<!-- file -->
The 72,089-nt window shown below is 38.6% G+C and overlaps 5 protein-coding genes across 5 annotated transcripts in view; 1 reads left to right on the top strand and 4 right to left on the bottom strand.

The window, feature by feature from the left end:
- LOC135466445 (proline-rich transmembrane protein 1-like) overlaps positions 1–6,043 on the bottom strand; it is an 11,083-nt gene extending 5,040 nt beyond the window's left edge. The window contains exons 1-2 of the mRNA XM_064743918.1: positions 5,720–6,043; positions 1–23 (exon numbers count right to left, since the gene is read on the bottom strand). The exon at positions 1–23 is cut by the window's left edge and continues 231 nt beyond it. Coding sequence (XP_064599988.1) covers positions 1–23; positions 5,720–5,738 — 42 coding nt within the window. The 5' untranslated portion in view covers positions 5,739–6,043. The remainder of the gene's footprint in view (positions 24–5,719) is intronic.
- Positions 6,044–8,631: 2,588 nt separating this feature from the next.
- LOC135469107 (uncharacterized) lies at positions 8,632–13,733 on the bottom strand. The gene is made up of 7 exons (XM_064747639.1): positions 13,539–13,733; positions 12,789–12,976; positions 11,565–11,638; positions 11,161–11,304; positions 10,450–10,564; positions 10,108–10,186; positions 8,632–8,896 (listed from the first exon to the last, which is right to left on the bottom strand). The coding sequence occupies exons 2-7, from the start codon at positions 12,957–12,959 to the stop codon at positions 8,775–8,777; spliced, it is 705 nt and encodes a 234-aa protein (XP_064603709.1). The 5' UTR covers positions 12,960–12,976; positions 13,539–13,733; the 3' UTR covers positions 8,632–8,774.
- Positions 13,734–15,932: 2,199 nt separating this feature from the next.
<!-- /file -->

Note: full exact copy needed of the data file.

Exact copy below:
The 72,089-nt window shown below is 38.6% G+C and overlaps 5 protein-coding genes across 5 annotated transcripts in view; 1 reads left to right on the top strand and 4 right to left on the bottom strand.

The window, feature by feature from the left end:
- LOC135466445 (proline-rich transmembrane protein 1-like) overlaps positions 1–6,043 on the bottom strand; it is an 11,083-nt gene extending 5,040 nt beyond the window's left edge. The window contains exons 1-2 of the mRNA XM_064743918.1: positions 5,720–6,043; positions 1–23 (exon numbers count right to left, since the gene is read on the bottom strand). The exon at positions 1–23 is cut by the window's left edge and continues 231 nt beyond it. Coding sequence (XP_064599988.1) covers positions 1–23; positions 5,720–5,738 — 42 coding nt within the window. The 5' untranslated portion in view covers positions 5,739–6,043. The remainder of the gene's footprint in view (positions 24–5,719) is intronic.
- Positions 6,044–8,631: 2,588 nt separating this feature from the next.
- LOC135469107 (uncharacterized) lies at positions 8,632–13,733 on the bottom strand. The gene is made up of 7 exons (XM_064747639.1): positions 13,539–13,733; positions 12,789–12,976; positions 11,565–11,638; positions 11,161–11,304; positions 10,450–10,564; positions 10,108–10,186; positions 8,632–8,896 (listed from the first exon to the last, which is right to left on the bottom strand). The coding sequence occupies exons 2-7, from the start codon at positions 12,957–12,959 to the stop codon at positions 8,775–8,777; spliced, it is 705 nt and encodes a 234-aa protein (XP_064603709.1). The 5' UTR covers positions 12,960–12,976; positions 13,539–13,733; the 3' UTR covers positions 8,632–8,774.
- Positions 13,734–15,932: 2,199 nt separating this feature from the next.